Kanazawa + Standard Stir-fry.

standard stir-fry

I just finished making my usual meal – STIR-FRY! – for the week (which I will get to in a minute).

Right now, I have on my kerosene heater and new Uniqlo warm “room” clothes, which are navy blue sweatpants dotted with stars and a striped fleece shirt and fuzzy socks. I should be doing Japanese homework, but instead my feet are propped up on my desk, and I am looking through pictures from the weekend.

I went to Kanazawa, which is about 45 minutes away by train, in the neighboring prefecture Ishikawa. This city is – wow, wow, WOW – such a beauty. Even in the cold rain.

Sometime soon, I’ll have to share my pictures from my first visit to Kanazawa on a warm, sunny September day. Leah  and I still went to the Kenroku-en and Kanazawa’s art museum. We also went out for Indian food, ate apple/persimmon/walnut baked oatmeal for breakfast, and, yes, indulged in some good beers and bourbon tasting. Then, there was today’s Thanksgiving dinner, which needs a whole post on itself.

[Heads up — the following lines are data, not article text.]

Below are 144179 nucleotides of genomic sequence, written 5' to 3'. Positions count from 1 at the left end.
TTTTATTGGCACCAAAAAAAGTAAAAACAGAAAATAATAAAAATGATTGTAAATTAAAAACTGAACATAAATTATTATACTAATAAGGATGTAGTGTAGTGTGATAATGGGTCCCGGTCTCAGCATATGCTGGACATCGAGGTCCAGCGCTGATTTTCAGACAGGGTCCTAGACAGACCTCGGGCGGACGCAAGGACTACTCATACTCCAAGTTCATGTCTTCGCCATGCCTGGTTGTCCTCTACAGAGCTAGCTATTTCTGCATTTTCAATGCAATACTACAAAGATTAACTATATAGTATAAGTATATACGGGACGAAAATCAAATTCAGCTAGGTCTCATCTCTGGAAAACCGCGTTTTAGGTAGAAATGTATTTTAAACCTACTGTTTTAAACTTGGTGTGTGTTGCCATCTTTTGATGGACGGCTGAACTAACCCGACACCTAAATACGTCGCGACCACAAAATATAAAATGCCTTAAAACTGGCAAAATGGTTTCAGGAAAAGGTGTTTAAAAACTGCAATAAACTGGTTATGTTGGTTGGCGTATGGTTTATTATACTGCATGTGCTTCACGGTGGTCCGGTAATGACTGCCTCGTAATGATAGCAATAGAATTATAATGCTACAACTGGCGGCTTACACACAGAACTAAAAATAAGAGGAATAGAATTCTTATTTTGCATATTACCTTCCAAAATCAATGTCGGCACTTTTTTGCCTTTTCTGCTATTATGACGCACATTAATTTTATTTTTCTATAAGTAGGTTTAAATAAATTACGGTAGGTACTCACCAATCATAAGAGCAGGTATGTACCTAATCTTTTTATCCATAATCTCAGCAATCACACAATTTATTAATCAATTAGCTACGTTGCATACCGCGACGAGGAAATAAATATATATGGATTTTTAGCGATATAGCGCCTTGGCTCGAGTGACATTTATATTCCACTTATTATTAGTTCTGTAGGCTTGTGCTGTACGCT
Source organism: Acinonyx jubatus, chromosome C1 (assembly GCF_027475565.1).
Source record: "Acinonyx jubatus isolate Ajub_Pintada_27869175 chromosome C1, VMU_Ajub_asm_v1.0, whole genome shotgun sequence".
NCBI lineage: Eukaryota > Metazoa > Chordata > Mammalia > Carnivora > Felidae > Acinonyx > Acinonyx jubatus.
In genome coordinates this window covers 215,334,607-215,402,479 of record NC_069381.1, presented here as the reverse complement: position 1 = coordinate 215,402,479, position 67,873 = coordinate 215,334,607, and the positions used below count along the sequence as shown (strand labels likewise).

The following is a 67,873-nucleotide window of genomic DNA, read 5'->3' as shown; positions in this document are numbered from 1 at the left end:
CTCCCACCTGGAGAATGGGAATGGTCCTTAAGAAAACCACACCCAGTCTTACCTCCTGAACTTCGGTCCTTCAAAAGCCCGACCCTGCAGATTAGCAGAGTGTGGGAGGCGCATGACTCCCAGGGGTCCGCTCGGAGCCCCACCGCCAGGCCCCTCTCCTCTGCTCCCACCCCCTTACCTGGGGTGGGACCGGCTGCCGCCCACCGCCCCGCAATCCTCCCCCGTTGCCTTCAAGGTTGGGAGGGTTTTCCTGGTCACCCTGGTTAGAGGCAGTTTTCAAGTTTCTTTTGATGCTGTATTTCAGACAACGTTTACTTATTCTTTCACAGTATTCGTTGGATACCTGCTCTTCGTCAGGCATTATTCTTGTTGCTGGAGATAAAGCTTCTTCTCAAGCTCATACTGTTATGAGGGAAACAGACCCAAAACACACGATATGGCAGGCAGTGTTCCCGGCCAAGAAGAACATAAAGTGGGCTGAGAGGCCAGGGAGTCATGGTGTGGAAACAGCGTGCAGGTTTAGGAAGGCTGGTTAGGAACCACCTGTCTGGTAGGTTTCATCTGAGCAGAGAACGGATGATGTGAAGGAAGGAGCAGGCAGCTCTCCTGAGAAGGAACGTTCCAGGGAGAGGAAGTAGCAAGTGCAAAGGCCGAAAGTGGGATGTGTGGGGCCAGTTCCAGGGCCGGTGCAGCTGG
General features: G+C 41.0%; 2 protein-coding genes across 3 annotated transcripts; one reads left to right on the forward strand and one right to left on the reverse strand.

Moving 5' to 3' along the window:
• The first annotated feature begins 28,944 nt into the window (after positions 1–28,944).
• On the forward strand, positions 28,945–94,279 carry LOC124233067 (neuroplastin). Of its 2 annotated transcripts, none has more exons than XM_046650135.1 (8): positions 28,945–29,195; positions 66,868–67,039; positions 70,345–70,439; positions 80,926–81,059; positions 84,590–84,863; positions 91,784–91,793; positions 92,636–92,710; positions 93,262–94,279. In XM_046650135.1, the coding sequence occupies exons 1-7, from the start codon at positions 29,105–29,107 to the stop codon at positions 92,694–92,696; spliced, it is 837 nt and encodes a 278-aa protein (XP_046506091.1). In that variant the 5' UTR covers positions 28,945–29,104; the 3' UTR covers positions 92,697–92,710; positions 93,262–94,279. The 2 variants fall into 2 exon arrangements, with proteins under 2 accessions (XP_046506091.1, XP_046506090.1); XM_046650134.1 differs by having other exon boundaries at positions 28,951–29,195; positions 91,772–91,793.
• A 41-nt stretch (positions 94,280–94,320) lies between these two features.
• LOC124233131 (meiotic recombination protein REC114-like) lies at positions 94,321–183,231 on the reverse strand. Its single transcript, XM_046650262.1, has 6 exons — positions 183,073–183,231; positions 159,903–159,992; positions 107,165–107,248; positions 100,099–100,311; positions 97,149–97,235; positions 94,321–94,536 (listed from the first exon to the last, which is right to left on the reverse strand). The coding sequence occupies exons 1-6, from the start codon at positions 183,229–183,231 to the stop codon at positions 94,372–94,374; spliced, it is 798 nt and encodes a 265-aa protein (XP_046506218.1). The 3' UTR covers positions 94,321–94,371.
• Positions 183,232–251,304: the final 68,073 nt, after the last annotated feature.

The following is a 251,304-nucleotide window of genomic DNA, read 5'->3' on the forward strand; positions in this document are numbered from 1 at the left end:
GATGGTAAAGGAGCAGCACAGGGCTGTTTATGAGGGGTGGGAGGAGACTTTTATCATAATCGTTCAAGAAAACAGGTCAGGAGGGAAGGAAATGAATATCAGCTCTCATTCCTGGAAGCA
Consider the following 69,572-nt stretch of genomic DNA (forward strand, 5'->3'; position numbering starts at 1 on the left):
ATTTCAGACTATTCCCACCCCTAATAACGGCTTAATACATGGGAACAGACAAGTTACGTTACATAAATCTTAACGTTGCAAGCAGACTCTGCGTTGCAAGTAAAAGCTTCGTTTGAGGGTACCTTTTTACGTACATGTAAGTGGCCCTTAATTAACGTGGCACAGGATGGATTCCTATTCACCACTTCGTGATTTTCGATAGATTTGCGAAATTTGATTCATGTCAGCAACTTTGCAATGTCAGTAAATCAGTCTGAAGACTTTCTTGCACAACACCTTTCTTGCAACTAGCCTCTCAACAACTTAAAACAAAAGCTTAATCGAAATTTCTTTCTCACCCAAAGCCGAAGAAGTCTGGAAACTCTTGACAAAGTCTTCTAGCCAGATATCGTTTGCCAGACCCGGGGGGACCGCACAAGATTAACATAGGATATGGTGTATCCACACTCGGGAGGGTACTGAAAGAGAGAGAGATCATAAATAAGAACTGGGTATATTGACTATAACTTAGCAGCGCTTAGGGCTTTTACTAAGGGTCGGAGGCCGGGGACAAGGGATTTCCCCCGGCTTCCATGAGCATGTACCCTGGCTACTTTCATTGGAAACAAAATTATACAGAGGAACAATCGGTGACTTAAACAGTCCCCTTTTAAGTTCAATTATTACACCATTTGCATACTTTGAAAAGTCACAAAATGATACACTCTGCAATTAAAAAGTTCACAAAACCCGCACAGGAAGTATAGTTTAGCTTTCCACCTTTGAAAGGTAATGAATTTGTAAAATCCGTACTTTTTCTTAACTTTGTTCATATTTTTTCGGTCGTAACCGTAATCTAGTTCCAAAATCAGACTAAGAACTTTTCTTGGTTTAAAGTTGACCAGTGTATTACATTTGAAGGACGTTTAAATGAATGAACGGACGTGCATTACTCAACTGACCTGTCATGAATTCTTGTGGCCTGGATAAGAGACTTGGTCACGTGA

Rainy day in Kanazawa.
More Indian.
Bourbon tasting.
Apple/persimmon/walnut baked oatmeal a la 101 Cookbooks.
Thanksgiving turkey dinner preparations are underway in Japan.

As you can see, it was a really fun weekend.

I originally met Leah through food blogging, but she is also a former JET and has been super helpful in my move to Japan. And she was nice to invite me to her Thanksgiving dinner party.

Unfortunately, in my coming-out-of-culture-shock state, I cooked nothing for the Thanksgiving dinner. Ummmm, I bought cheese and crackers at the train station. I don’t even really like cheese and crackers. Oh, the irony! Yet, Leah is a force in the kitchen, and spending time with her this weekend inspired me to do some food blogging.